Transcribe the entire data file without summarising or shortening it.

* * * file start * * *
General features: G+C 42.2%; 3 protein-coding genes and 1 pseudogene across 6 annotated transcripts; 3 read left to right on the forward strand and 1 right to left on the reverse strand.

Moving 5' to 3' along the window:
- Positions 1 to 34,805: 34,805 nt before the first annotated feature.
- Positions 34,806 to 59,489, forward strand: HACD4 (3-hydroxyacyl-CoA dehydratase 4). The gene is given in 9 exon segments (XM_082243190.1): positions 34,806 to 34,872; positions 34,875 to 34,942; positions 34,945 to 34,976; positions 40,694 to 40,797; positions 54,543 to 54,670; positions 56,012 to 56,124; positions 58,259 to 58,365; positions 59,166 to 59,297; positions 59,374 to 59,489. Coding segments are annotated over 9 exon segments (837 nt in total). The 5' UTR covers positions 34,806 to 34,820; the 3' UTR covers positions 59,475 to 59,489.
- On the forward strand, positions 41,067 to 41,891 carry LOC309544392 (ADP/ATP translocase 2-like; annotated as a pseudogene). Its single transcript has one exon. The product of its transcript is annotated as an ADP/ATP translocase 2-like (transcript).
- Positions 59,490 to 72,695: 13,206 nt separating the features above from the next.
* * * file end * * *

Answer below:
General features: G+C 42.2%; 3 protein-coding genes and 1 pseudogene across 6 annotated transcripts; 3 read left to right on the forward strand and 1 right to left on the reverse strand.

Moving 5' to 3' along the window:
- Positions 1 to 34,805: 34,805 nt before the first annotated feature.
- Positions 34,806 to 59,489, forward strand: HACD4 (3-hydroxyacyl-CoA dehydratase 4). The gene is given in 9 exon segments (XM_082243190.1): positions 34,806 to 34,872; positions 34,875 to 34,942; positions 34,945 to 34,976; positions 40,694 to 40,797; positions 54,543 to 54,670; positions 56,012 to 56,124; positions 58,259 to 58,365; positions 59,166 to 59,297; positions 59,374 to 59,489. Coding segments are annotated over 9 exon segments (837 nt in total). The 5' UTR covers positions 34,806 to 34,820; the 3' UTR covers positions 59,475 to 59,489.
- On the forward strand, positions 41,067 to 41,891 carry LOC309544392 (ADP/ATP translocase 2-like; annotated as a pseudogene). Its single transcript has one exon. The product of its transcript is annotated as an ADP/ATP translocase 2-like (transcript).
- Positions 59,490 to 72,695: 13,206 nt separating the features above from the next.